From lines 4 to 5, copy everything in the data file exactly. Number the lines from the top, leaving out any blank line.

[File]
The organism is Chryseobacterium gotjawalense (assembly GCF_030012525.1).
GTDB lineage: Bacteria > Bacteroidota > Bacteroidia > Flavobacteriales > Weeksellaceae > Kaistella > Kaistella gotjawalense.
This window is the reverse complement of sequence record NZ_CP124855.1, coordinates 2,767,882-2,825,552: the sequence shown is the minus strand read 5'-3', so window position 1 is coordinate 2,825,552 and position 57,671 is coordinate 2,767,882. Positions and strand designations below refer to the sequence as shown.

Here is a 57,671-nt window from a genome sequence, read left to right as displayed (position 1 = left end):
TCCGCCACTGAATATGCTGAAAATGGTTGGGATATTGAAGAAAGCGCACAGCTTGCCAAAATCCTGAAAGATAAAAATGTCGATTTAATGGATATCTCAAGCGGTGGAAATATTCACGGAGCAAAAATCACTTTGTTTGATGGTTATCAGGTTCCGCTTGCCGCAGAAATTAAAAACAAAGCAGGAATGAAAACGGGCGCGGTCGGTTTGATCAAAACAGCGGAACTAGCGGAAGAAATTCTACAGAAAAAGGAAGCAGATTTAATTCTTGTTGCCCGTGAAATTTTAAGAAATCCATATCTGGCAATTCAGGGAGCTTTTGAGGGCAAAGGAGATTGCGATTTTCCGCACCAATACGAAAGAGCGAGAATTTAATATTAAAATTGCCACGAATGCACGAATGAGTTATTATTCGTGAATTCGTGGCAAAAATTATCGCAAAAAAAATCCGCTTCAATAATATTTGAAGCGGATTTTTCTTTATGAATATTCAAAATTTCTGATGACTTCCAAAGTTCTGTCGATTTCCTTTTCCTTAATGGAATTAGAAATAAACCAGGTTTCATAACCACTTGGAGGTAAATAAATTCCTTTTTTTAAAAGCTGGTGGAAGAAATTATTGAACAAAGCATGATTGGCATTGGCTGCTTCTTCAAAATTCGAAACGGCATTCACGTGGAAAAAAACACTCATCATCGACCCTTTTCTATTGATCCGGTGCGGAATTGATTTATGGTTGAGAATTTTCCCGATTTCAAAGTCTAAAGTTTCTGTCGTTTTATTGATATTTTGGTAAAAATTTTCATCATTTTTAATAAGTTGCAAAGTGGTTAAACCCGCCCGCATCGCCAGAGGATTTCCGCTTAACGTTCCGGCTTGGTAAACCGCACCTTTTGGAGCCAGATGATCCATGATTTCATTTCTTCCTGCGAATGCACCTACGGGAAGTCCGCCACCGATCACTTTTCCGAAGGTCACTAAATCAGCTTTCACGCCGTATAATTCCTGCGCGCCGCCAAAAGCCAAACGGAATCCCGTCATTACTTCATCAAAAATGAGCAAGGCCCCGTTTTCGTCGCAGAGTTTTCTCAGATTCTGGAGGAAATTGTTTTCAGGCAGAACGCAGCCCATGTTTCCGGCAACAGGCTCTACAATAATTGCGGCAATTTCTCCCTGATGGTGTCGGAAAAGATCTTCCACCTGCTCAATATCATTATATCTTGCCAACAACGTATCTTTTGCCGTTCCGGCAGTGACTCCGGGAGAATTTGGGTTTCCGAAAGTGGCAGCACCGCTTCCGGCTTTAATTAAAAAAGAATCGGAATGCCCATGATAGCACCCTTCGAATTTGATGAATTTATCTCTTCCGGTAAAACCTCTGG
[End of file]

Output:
Here is a 57,671-nt window from a genome sequence, read left to right as displayed (position 1 = left end):
TCCGCCACTGAATATGCTGAAAATGGTTGGGATATTGAAGAAAGCGCACAGCTTGCCAAAATCCTGAAAGATAAAAATGTCGATTTAATGGATATCTCAAGCGGTGGAAATATTCACGGAGCAAAAATCACTTTGTTTGATGGTTATCAGGTTCCGCTTGCCGCAGAAATTAAAAACAAAGCAGGAATGAAAACGGGCGCGGTCGGTTTGATCAAAACAGCGGAACTAGCGGAAGAAATTCTACAGAAAAAGGAAGCAGATTTAATTCTTGTTGCCCGTGAAATTTTAAGAAATCCATATCTGGCAATTCAGGGAGCTTTTGAGGGCAAAGGAGATTGCGATTTTCCGCACCAATACGAAAGAGCGAGAATTTAATATTAAAATTGCCACGAATGCACGAATGAGTTATTATTCGTGAATTCGTGGCAAAAATTATCGCAAAAAAAATCCGCTTCAATAATATTTGAAGCGGATTTTTCTTTATGAATATTCAAAATTTCTGATGACTTCCAAAGTTCTGTCGATTTCCTTTTCCTTAATGGAATTAGAAATAAACCAGGTTTCATAACCACTTGGAGGTAAATAAATTCCTTTTTTTAAAAGCTGGTGGAAGAAATTATTGAACAAAGCATGATTGGCATTGGCTGCTTCTTCAAAATTCGAAACGGCATTCACGTGGAAAAAAACACTCATCATCGACCCTTTTCTATTGATCCGGTGCGGAATTGATTTATGGTTGAGAATTTTCCCGATTTCAAAGTCTAAAGTTTCTGTCGTTTTATTGATATTTTGGTAAAAATTTTCATCATTTTTAATAAGTTGCAAAGTGGTTAAACCCGCCCGCATCGCCAGAGGATTTCCGCTTAACGTTCCGGCTTGGTAAACCGCACCTTTTGGAGCCAGATGATCCATGATTTCATTTCTTCCTGCGAATGCACCTACGGGAAGTCCGCCACCGATCACTTTTCCGAAGGTCACTAAATCAGCTTTCACGCCGTATAATTCCTGCGCGCCGCCAAAAGCCAAACGGAATCCCGTCATTACTTCATCAAAAATGAGCAAGGCCCCGTTTTCGTCGCAGAGTTTTCTCAGATTCTGGAGGAAATTGTTTTCAGGCAGAACGCAGCCCATGTTTCCGGCAACAGGCTCTACAATAATTGCGGCAATTTCTCCCTGATGGTGTCGGAAAAGATCTTCCACCTGCTCAATATCATTATATCTTGCCAACAACGTATCTTTTGCCGTTCCGGCAGTGACTCCGGGAGAATTTGGGTTTCCGAAAGTGGCAGCACCGCTTCCGGCTTTAATTAAAAAAGAATCGGAATGCCCATGATAGCACCCTTCGAATTTGATGAATTTATCTCTTCCGGTAAAACCTCTGG